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Most of us have grown up in a society where freedom of speech and a free Press are considered sacrosanct. We have come to take for granted the right of anyone to speak their piece, providing it does not libel someone or cause a riot. We are deeply disturbed when we hear of governments in other parts of the world taking control of the media, expelling foreign journalists, or jailing political critics for so-called crimes against the State. But what many of us do not realise is that strict controls operate in countries like Australia as well. Because these controls are exercised secretly, and because they come from nameless, faceless individuals and bodies, there is no system of accountability... no need to justify whatever action may be taken.

The history of the Christian Church has included many heresy trials, which often resulted in the excommunication of religious dissidents. Such trials are now considered to be politically incorrect. However, excommunication of a more passive sort continues, through strict control of what reaches the public via the secular and religious media. Although heresy trials were often unfair, they at least were trials, with the charges being made public, and some effort being made to consider arguments from both sides. What happens as the result of whispered instructions to journalists, columnists and reporters (and occasionally to other authorities) in today's society is not subject to review or criticism.

John Swinton, the former Chief of Staff for the New York Times, and one of the best loved newspaper men in the United States, made one of the most important and informative statements in that nation's history. He was so respected that his colleagues called him 'the Dean of his profession'. Called on to give a toast before the New York Press Club, he is quoted as saying this about free press in America: "There is not one of you who dares to write your honest opinion, and if you did, you know beforehand that it would never appear in print. I am paid weekly for keeping my honest opinion out of the paper I am connected with. Others of you are paid similar salaries for similar things, and any of you who would be so foolish as to write honest opinions would be out on the street looking for another job. If I allowed my honest opinion to appear in one issue of my paper, before twenty-four hours, my occupation would be gone.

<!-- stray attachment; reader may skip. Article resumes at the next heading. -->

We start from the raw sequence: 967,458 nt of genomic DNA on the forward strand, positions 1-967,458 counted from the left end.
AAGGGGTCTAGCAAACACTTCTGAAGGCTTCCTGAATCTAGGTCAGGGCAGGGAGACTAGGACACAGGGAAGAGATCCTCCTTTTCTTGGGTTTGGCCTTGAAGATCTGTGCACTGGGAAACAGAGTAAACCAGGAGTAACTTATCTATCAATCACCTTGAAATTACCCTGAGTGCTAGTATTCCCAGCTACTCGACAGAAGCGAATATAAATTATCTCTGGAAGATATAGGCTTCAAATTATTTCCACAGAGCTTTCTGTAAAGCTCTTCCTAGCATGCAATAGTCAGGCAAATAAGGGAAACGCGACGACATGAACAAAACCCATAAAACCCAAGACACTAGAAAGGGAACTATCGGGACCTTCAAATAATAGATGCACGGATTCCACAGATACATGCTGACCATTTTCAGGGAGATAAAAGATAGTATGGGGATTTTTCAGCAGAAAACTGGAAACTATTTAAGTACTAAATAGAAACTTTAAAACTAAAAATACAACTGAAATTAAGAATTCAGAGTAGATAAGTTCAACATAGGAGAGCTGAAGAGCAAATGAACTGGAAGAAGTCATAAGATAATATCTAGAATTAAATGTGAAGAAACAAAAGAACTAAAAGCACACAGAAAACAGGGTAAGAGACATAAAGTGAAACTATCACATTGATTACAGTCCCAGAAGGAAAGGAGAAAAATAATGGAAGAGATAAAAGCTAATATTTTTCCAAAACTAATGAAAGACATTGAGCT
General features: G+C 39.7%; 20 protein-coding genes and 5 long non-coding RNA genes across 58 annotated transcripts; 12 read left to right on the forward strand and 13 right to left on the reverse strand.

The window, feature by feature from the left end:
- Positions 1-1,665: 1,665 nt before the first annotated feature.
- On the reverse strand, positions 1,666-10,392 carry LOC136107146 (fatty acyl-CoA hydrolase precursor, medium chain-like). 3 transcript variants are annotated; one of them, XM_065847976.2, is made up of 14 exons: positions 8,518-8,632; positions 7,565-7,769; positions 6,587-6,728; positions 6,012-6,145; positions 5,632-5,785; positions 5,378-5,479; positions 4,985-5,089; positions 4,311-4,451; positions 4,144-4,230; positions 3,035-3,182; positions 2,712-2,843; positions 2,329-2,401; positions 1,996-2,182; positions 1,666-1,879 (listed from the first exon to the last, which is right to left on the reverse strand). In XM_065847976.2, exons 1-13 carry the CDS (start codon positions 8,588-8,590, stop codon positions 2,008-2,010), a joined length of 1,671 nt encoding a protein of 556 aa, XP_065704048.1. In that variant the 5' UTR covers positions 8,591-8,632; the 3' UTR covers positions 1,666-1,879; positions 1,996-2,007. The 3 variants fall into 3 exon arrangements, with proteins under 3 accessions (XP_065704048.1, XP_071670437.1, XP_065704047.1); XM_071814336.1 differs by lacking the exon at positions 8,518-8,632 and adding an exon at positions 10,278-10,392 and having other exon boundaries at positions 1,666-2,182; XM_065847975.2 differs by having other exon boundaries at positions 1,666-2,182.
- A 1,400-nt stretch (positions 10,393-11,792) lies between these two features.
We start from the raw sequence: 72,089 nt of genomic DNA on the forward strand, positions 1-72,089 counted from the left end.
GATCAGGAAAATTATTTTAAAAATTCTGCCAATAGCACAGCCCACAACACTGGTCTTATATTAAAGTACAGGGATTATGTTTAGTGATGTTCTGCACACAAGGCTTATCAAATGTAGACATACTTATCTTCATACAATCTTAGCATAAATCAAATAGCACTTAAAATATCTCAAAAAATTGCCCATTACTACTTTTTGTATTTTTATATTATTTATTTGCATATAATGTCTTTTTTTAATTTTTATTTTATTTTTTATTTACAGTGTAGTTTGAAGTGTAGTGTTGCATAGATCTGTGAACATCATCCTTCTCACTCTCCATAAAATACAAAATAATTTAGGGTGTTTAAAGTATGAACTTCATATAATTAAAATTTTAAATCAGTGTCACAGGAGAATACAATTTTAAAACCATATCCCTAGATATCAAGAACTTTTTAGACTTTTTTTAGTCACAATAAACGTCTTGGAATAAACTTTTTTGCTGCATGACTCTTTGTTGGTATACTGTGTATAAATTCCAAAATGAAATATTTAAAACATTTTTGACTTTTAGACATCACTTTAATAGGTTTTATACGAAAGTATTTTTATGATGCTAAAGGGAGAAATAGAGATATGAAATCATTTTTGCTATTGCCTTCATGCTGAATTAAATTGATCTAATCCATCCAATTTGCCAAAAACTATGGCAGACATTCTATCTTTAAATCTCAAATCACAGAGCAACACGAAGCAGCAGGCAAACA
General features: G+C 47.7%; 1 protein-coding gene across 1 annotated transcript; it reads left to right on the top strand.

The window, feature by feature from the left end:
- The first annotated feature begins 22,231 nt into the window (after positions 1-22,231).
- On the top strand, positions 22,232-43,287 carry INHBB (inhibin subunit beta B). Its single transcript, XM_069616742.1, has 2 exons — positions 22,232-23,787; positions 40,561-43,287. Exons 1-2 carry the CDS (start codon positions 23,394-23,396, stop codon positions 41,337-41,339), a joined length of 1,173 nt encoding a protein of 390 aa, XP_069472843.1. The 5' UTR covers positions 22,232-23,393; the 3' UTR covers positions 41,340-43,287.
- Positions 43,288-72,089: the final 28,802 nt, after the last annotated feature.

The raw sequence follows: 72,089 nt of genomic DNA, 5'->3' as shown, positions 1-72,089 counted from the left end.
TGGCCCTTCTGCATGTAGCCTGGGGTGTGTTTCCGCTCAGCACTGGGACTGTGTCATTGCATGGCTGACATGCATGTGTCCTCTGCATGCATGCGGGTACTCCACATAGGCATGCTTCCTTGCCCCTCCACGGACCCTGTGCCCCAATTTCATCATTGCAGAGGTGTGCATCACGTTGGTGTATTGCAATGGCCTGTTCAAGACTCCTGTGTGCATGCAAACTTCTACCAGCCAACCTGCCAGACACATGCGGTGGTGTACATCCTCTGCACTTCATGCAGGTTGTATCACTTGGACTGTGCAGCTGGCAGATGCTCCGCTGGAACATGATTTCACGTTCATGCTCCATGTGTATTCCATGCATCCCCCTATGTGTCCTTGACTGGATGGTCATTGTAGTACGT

"The business of the journalist is to destroy the truth; to lie outright; to pervert; to vilify; to fawn at the feet of mammon, and to sell his country Š for his daily bread; you know it, and I know folly in this toasting an independent press. We are the tools and the vassals of rich men behind the scenes. We are the jumping jacks. They pull the strings ­ we dance. Our talents, our possibilities and our lives are the property of others... we are intellectual prostitutes. ("Taking Aim" Volume 2, Issue No. 2, April 1995, page 2.)

This book is a case history of excommunication within Australia. It is a record of how an Anwar Ibrahim could be silenced if he lived in Australia instead of Malaysia. If the powers that be were sufficiently motivated, such a silencing could be carried out here without any fear that foreign reporters would come to Anwar's aid. He would not need to be jailed, and no charges would need to be laid against him. Instead, he could be surreptitiously "excommunicated" from the mass media. And once the decision was made, the general public would never know the difference.

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